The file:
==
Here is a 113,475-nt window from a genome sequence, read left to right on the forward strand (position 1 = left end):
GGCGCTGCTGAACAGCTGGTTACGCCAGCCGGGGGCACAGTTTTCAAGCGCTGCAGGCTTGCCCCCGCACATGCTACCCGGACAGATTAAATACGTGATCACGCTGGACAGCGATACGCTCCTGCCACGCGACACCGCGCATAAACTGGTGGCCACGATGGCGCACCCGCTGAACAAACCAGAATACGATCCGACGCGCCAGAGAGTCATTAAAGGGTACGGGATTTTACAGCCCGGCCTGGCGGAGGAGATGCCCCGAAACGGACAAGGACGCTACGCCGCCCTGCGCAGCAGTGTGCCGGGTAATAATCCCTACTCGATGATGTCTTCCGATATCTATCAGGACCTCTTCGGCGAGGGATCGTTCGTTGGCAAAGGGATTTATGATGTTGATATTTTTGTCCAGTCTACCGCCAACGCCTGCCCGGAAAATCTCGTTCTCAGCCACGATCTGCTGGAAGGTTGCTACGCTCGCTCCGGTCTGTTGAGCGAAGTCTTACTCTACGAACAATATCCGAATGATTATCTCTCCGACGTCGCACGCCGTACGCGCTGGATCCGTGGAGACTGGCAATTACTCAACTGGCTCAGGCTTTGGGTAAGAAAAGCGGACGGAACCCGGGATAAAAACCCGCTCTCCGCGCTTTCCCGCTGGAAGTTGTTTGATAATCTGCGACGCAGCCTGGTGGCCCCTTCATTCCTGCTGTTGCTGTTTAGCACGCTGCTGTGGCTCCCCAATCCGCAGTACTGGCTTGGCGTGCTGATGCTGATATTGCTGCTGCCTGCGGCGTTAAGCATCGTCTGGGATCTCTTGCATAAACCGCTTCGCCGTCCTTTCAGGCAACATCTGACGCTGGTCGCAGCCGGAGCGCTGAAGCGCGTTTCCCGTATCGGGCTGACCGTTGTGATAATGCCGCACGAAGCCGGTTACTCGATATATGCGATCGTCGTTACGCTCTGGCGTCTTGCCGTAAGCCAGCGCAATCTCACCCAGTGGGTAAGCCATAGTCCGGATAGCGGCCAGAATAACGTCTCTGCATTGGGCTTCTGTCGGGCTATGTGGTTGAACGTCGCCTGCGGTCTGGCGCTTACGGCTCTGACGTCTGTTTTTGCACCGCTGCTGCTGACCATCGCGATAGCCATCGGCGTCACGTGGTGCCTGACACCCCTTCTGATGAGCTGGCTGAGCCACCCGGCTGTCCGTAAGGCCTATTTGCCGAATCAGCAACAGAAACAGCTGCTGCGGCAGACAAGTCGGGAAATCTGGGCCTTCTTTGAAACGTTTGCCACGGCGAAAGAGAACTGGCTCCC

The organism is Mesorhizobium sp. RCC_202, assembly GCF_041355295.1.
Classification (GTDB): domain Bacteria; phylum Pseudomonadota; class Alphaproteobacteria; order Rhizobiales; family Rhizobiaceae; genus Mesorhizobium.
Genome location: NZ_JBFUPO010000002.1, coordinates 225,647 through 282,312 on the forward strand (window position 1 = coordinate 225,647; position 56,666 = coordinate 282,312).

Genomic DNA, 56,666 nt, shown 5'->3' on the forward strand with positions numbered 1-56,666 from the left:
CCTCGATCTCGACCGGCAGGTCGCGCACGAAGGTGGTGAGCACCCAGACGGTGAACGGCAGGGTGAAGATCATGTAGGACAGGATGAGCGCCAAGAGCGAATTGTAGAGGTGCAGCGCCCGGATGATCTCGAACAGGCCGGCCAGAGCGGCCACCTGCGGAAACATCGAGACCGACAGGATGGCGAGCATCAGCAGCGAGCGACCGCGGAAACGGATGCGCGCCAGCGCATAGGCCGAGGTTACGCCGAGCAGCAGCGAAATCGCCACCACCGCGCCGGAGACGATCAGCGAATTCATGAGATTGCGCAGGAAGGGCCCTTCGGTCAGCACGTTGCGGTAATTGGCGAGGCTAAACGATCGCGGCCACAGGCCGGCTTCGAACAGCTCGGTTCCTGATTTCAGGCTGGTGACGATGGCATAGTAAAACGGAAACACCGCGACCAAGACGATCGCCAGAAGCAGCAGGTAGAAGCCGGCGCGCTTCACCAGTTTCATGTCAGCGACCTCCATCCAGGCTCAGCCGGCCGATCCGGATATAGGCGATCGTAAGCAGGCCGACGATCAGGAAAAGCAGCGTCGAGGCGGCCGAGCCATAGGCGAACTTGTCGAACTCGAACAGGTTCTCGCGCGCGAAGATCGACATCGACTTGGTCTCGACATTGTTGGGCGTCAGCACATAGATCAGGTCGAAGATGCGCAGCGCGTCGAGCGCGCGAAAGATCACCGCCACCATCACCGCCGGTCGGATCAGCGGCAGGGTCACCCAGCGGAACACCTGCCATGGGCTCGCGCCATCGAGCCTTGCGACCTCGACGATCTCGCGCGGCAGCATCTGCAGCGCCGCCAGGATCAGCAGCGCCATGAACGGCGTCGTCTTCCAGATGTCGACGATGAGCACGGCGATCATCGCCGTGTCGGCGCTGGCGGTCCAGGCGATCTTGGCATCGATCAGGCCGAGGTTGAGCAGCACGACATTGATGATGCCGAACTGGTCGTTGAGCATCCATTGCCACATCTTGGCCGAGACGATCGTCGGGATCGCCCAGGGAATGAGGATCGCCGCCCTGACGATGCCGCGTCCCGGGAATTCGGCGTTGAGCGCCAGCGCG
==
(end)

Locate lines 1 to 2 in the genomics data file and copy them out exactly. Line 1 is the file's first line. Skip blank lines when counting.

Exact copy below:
Here is a 113,475-nt window from a genome sequence, read left to right on the forward strand (position 1 = left end):
GGCGCTGCTGAACAGCTGGTTACGCCAGCCGGGGGCACAGTTTTCAAGCGCTGCAGGCTTGCCCCCGCACATGCTACCCGGACAGATTAAATACGTGATCACGCTGGACAGCGATACGCTCCTGCCACGCGACACCGCGCATAAACTGGTGGCCACGATGGCGCACCCGCTGAACAAACCAGAATACGATCCGACGCGCCAGAGAGTCATTAAAGGGTACGGGATTTTACAGCCCGGCCTGGCGGAGGAGATGCCCCGAAACGGACAAGGACGCTACGCCGCCCTGCGCAGCAGTGTGCCGGGTAATAATCCCTACTCGATGATGTCTTCCGATATCTATCAGGACCTCTTCGGCGAGGGATCGTTCGTTGGCAAAGGGATTTATGATGTTGATATTTTTGTCCAGTCTACCGCCAACGCCTGCCCGGAAAATCTCGTTCTCAGCCACGATCTGCTGGAAGGTTGCTACGCTCGCTCCGGTCTGTTGAGCGAAGTCTTACTCTACGAACAATATCCGAATGATTATCTCTCCGACGTCGCACGCCGTACGCGCTGGATCCGTGGAGACTGGCAATTACTCAACTGGCTCAGGCTTTGGGTAAGAAAAGCGGACGGAACCCGGGATAAAAACCCGCTCTCCGCGCTTTCCCGCTGGAAGTTGTTTGATAATCTGCGACGCAGCCTGGTGGCCCCTTCATTCCTGCTGTTGCTGTTTAGCACGCTGCTGTGGCTCCCCAATCCGCAGTACTGGCTTGGCGTGCTGATGCTGATATTGCTGCTGCCTGCGGCGTTAAGCATCGTCTGGGATCTCTTGCATAAACCGCTTCGCCGTCCTTTCAGGCAACATCTGACGCTGGTCGCAGCCGGAGCGCTGAAGCGCGTTTCCCGTATCGGGCTGACCGTTGTGATAATGCCGCACGAAGCCGGTTACTCGATATATGCGATCGTCGTTACGCTCTGGCGTCTTGCCGTAAGCCAGCGCAATCTCACCCAGTGGGTAAGCCATAGTCCGGATAGCGGCCAGAATAACGTCTCTGCATTGGGCTTCTGTCGGGCTATGTGGTTGAACGTCGCCTGCGGTCTGGCGCTTACGGCTCTGACGTCTGTTTTTGCACCGCTGCTGCTGACCATCGCGATAGCCATCGGCGTCACGTGGTGCCTGACACCCCTTCTGATGAGCTGGCTGAGCCACCCGGCTGTCCGTAAGGCCTATTTGCCGAATCAGCAACAGAAACAGCTGCTGCGGCAGACAAGTCGGGAAATCTGGGCCTTCTTTGAAACGTTTGCCACGGCGAAAGAGAACTGGCTCCC